Colbert is most famous for his support of mercantilism, a policy that saw economic development and trade as akin to war.  

 (10:00) to (12:00)

Mercantilist thinkers believed that there was only so much wealth in the world, a finite and fixed amount, and in such a zero sum world, the only way for one kingdom to win would be for other kingdoms to lose.  We now know this isn't true, but mercantilism was an important driver of policy and foreign relations at the time.  There were many applications of this theory, refusing entry of another kingdom's ships, for instance, or enacting high tariffs on competitors' goods. 

We can see one example of this in cotton textiles, which were wildly popular, but Europeans had no idea how to produce such lively and washable fabrics, so they were outlawed in France.  Smuggling, however, thrived with women and men alike wearing cotton and even high officials brought them in illegally.  In this and other areas of life, people did disobey absolutist rules.

Still, Louis had a lot of power, including the power to wage war.  He waged four major ones: first, the war of Devolution, in which France gained territory in the north.  Second, the Dutch War, which gained additional land to the north and along the eastern border.  Third, the War of the League of Augsburg, in which he lost much of the land won in the Dutch War, and fourth, the War of the Spanish Succession, again with significant losses, including in Canada, this time to Britain, who you might not have expected to be mixed up in the Spanish War of Succession, but everyone wanted in on warring in 17th century Europe.  Clearly, like the ideal reality TV contestant, Louis was not there to make friends, but we can see through this exchange of lands through endless war how a zero sum "I can only win if you lose" worldview ends up exhausting the resources rather than expanding them.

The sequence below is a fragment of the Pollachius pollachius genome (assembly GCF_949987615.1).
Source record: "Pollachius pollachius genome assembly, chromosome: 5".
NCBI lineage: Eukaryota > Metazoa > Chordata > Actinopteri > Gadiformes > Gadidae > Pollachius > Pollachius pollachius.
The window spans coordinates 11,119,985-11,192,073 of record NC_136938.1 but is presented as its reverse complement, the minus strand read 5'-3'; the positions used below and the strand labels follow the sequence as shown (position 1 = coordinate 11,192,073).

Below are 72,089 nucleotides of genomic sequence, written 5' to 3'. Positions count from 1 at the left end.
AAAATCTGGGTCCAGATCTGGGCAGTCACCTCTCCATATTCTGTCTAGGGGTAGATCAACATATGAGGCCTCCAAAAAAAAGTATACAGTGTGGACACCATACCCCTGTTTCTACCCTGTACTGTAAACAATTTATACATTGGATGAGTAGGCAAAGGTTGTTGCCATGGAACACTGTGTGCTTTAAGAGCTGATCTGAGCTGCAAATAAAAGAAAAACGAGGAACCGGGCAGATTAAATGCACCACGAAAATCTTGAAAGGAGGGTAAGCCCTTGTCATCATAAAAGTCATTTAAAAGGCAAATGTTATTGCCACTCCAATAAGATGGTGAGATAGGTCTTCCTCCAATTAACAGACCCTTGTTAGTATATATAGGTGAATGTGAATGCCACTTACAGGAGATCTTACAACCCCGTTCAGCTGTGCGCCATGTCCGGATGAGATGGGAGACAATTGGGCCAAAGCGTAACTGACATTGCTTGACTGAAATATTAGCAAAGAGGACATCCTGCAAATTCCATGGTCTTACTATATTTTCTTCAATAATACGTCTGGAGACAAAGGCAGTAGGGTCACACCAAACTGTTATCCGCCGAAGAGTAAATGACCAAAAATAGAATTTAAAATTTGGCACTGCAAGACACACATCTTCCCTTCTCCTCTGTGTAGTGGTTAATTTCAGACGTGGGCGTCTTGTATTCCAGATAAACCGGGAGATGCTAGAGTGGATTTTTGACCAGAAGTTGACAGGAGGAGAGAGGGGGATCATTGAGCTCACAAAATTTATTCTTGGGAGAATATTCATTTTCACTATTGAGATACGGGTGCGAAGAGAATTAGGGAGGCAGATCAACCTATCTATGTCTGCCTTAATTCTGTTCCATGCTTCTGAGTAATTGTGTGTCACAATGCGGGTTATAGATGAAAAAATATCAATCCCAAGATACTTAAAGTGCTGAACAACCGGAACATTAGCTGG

By the end of his reign, the idea of absolutist rule was being thrown into question.  An English critic called absolutist France a, "state full of boils and wounds and putrid swords."  Exiled Huguenots called the French under Louis, "slaves," his rule directed only, "to satisfy both his ambition and his vengeance."  

 (12:00) to (13:16)

Again, satisfying one's ambition and one's vengeance makes you a great reality TV contestant but maybe not necessarily the perfect king.  So absolutism can be seen as a form of tyrannical rule demanding religious, economic, and social conformity based on a political theory of monarchical divinity.  It cost huge amounts in taxation and loss of life in wars to create this system of servility to royal power, and it was pretty disempowering to the French public, but then again, the rise of a political system of power sharing in England called Constitutionalism wasn't really less violent, although it did enshrine certain ideas about human rights. 

Thanks for watching.  I'll see you next time.

Thanks for watching Crash Course: European History which is made by all of these nice people and filmed here in the Jaden Smith Studio in Indianapolis.  Our animators are Thought Cafe.  We have lots more Crash Course available.  You wanna learn about astronomy?  Computer science?  We've got you covered.

Thanks again for watching and don't forget to be awesome.